While the term ‘manic depression‘ is still widely used in everyday language, in 1980 it was replaced by a bipolar disorder in the formal psychiatric classification. Bipolar disorder is severe and is not always experienced in the same way by those affected.
This is recognised by the DSM-5, which mainly, but not exclusively, divides bipolar disorder into bipolar disorder I, bipolar disorder II, cyclothymic disorder (often referred to as bipolar III) and bipolar disorder, which is not otherwise specified.
Mania is a defining phase in bipolar disorder, in which the person experiences periods with an intensely elevated mood. Bipolar mania can last for several months or just a few days. This may include irritability, raging thoughts, unusually intense energy, or extreme manifestations of various behaviours.
This can be interspersed with periods of depression that show symptoms such as bad mood, greatly reduced morale and motivation, feelings of hopelessness and physical sluggishness.
Hypomania is a slightly less intense version of mania. Hypomanic episodes occur with a diagnosis of bipolar II disorder along with alternating episodes of depression. Hypomania can sometimes turn into mania. Cyclothymic disorder is the least severe bipolar disorder, and diagnosis requires that the person has had frequent symptoms of hypomania and depression for at least two years.
These do not have to be serious enough to be classified as either a hypomanic episode or a depressive episode. Cyclothymic disorder tends not to be unable to act or to be particularly debilitating. However, it can become more serious if it is not recognised and answered. From understanding how the fault works to practical steps to restore stability, understanding the condition you are suffering from helps reduce anxiety and provides a foundation on which to take measures to restore well-being.
Examining the way the person lives their life can reveal things that are jeopardising mood stability. Psychotherapy or counselling can help them identify patterns, particularly warning signs that mood is going in one direction or another, and develop prevention or coping strategies.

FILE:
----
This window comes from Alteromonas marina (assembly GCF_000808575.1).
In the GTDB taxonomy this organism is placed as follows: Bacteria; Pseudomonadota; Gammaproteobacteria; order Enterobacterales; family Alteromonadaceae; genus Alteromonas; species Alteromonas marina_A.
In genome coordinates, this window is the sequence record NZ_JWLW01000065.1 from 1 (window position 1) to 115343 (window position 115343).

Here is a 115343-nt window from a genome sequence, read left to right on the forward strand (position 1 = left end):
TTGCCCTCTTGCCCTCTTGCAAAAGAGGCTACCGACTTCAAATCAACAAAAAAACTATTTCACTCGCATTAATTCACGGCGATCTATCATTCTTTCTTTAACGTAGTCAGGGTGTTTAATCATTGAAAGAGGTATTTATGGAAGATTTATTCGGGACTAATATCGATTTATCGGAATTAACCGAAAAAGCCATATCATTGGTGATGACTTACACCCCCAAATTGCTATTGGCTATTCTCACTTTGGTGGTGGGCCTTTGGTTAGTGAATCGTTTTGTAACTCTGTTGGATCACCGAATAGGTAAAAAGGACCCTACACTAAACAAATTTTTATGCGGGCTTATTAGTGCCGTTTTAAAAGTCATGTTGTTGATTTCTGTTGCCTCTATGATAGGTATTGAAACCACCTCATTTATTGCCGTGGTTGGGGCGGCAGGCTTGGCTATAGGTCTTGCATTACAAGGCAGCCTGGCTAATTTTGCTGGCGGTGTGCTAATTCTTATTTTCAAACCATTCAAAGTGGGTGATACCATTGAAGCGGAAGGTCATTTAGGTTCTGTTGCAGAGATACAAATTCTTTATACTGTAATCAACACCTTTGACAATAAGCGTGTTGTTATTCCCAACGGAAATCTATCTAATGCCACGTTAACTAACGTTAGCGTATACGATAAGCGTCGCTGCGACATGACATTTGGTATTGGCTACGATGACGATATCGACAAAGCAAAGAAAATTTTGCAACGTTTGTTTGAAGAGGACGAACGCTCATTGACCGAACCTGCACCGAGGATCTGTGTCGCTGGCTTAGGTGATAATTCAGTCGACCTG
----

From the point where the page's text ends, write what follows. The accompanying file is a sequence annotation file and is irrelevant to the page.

Medications are often an integral part of any treatment plan to avoid disruptions caused by dramatic and intense fluctuations from one extreme to the other. Ines Santiago of leading Swiss Health & Wellness facility Clinic Les Alpes explains that, ‘typically, treatment entails a combination of at least one mood-stabilising drug and/or atypical antipsychotic, plus psychotherapy’. The most widely used drugs for the treatment of bipolar disorder include lithium carbonate and valproic acid (also known as Depakote or generically as divalproex).
Practical steps to ensure that medications are taken consistently as prescribed are advisable such as storing a reminder in a mobile phone. The aim of the therapy is to achieve as much stability as possible in the mood as well as in related thoughts, behaviours and sensory sensitivity. This can be achieved through a combination of health education, lifestyle changes, psychotherapy, and prescribed medication.
As with many health problems, isolation and social separation should be avoided. A good support system is crucial. Other people sometimes see signs of an upcoming episode of hypomania, mania, or depression in front of the person himself. Well-informed family and friends can help provide a safety net and recovery resources if this should occur.
Dennis Relojo-Howell is the founder of Psychreg.
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